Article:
Posts by MikeMarsUK

21) Message boards : Number crunching : My PC RAC > 3000 (Message 34534)
Posted 11 Jan 2007 by MikeMarsUK
Post:

What was the actual cost of the system? I'd guess prices will drop in the future.
22) Message boards : Number crunching : How much has your RAC Dropped Since 12/6/06 (Message 34277)
Posted 7 Jan 2007 by MikeMarsUK
Post:
...My credit has begun so sneak up a little, 3 days ago, we'll see if it continues to climb, or if it just a bump. Before who? shut his machines down.
...


The biggest effect will be work machines + servers coming online again after the holiday which will be returning to the balance of machines that the project had before the holidays. A single machine, even a giant one, will not make a detectable difference.

1 reason to think so, my Top 2 machines dropped immediatly when i stopped it, while the Top 1 machine did not drop 1 unit yet (3,855.88 after 2 days)
my 2 other machines dropped too immediatly.


The RAC only seems to drop at intervals (weekly?), at least it looks like that on my PCs.
23) Message boards : Number crunching : My PC RAC > 3000 (Message 34160)
Posted 5 Jan 2007 by MikeMarsUK
Post:

That's extremely interesting, thank you :-)

I think Intel Fortran 9.0 can do SSE2 if available, but IIRC the CPDN project had to turn it off since the climate model became unrealistic after a long run time. (A climate model is an iterative process, even the slightest difference in result after one timestep will be gradually magnified by the time the model finishes. The so-called 'butterfly' effect. There are over 4 million iterations before the model finishes, and this takes 2 months of CPU time on a core2 box).

But I guess Mac's 9.1 compiler won't have the overhead of detecting which instruction sets are available, and swapping between the two alternative code fragments (the SSE2 compiled model could run OK on non-SSE2 boxes).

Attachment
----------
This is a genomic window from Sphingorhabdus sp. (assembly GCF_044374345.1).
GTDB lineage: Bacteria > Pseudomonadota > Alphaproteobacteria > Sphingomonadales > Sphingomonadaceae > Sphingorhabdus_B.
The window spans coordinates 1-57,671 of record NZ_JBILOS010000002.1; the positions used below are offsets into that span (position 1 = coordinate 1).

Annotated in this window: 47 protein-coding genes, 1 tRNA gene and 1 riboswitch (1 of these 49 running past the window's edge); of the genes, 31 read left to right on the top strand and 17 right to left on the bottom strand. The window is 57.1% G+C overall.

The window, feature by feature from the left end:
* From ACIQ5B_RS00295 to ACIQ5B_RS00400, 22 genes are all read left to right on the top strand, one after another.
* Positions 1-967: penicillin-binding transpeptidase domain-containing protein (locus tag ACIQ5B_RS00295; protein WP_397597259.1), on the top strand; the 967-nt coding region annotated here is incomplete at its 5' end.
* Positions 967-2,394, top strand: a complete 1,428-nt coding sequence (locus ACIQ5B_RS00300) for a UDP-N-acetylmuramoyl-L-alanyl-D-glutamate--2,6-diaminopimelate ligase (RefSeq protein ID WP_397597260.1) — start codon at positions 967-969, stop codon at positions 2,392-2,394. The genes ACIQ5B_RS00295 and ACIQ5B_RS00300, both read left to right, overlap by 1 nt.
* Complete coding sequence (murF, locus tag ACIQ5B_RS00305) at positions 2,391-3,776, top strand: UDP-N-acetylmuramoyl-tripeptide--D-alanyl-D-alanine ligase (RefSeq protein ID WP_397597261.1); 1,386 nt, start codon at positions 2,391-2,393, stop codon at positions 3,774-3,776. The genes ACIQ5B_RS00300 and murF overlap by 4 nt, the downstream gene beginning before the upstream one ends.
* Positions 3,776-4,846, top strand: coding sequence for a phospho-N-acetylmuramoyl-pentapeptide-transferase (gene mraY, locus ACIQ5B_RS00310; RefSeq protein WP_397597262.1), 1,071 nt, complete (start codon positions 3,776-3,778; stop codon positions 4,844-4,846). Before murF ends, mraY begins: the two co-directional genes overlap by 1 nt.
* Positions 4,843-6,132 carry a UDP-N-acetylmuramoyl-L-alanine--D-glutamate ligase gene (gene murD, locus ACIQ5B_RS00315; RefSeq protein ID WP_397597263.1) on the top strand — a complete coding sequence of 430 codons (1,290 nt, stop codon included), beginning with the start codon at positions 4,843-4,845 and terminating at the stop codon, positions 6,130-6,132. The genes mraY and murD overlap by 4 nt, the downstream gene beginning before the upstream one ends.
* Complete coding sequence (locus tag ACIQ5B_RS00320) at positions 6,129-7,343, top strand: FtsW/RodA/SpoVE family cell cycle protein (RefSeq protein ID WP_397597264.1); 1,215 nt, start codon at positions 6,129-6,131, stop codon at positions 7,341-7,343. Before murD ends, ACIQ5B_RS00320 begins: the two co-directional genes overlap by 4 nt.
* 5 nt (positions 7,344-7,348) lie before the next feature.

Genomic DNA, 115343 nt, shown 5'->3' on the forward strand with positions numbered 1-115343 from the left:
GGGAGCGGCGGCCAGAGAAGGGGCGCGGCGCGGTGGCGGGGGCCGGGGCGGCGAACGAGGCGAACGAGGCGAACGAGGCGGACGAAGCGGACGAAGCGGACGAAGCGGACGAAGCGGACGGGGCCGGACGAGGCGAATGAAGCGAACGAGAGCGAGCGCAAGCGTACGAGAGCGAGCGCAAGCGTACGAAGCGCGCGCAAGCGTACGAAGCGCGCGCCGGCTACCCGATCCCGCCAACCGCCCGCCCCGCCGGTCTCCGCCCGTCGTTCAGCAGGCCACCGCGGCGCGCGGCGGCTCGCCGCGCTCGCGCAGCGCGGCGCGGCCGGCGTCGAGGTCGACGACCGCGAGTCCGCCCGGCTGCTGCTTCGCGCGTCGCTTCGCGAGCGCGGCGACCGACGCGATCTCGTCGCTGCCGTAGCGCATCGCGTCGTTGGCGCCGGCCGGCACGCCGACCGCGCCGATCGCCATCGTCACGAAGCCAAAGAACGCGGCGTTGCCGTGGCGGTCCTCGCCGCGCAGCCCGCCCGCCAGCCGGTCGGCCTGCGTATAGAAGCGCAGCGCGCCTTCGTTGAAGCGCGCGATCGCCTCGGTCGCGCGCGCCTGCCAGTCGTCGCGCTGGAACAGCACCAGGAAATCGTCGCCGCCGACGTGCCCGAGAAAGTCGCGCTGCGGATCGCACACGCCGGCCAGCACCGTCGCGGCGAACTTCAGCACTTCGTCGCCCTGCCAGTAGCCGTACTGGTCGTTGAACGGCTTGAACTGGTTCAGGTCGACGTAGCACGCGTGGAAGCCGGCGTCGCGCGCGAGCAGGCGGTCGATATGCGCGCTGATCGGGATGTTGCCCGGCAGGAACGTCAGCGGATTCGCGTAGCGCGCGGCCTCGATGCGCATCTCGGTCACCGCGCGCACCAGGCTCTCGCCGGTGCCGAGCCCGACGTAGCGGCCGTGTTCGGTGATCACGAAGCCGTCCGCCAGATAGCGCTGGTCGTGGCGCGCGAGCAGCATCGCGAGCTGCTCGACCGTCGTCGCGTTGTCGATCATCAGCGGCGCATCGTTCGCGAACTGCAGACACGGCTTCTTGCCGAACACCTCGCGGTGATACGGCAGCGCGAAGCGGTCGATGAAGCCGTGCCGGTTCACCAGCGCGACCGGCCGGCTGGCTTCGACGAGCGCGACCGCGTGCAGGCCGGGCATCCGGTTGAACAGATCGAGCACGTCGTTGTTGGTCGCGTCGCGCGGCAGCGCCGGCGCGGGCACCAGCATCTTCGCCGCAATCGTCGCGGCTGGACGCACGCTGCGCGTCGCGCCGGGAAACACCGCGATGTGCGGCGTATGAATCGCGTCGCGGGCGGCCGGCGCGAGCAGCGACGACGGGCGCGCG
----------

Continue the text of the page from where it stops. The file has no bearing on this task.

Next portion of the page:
It'll be interesting to see if SSE4 can help :-)
24) Message boards : Number crunching : How much has your RAC Dropped Since 12/6/06 (Message 34100)
Posted 4 Jan 2007 by MikeMarsUK
Post:
Significant, IIRC this is when the difference exceeds the margin of error. So 10% could certainly be significant given a sufficient precision and a decent cross-section of the results. But I think MikeMarsUK gives it a different definition, more something like; "I think a 10% difference is completely acceptable."


I used an entirely nonstatistical definition

- Would I care about a 10% drop in my credit? nope.

- Would I care about a 50% drop in my credit? maybe. But I have spent a lot of CPU hours on beta projects which don't publish credit and therefore been happy to accept a 100% drop in credit.

If there were some magic way to convert my 360,000 credit into another few completed models for the CPDN project, I wouldn't hesitate.

In different circumstances 10% would be something I care about - for example, in the other thread about model performance, where the difference would be 10% extra scientific work for the project, adding 10% would be a major advance, and even 5% would be very significant to me. (Note the 'me' - this is an entirely personal judgement and other people will have different opinions).
25) Message boards : Number crunching : My PC RAC > 3000 (Message 34075)
Posted 4 Jan 2007 by MikeMarsUK
Post:
I have a performance question for Who?, although it's not related to Rosetta :

The CPDN coupled model uses Intel Fortran 9.0 for the Windows version, and 9.1 for the Intel Mac version in beta testing, but AFAIK everything is the same in terms of compiler switches and so forth.

The model is very demanding on the system memory, much more so than Rosetta (latency and bandwidth affect model performance significantly). I understand the Macs tend to have better memory than the typical PC?

The Mac version performs significantly faster than the Windows version, around 20-25%. Overall it looks like a factory-standard Intel Mac performs better than a top-spec overclocked Core2 Windows PC with fancy memory. Do you think this is more likely to be due to changes in the the compiler, or due to a possibly-superior Mac memory architecture?

Quad thread including Intel Mac post:
http://www.climateprediction.net/board/viewtopic.php?p=55450#55450

Intel Mac post:
http://www.climateprediction.net/board/viewtopic.php?p=55399#55399
26) Message boards : Number crunching : How much has your RAC Dropped Since 12/6/06 (Message 34069)
Posted 4 Jan 2007 by MikeMarsUK
Post:

Closer to the latter than the former I'd have thought.
27) Message boards : Number crunching : How much has your RAC Dropped Since 12/6/06 (Message 34053)
Posted 4 Jan 2007 by MikeMarsUK
Post:

From 1325 to 1220 is a drop of 9.2%, it's hardly significant...
28) Message boards : Number crunching : How much has your RAC Dropped Since 12/6/06 (Message 34040)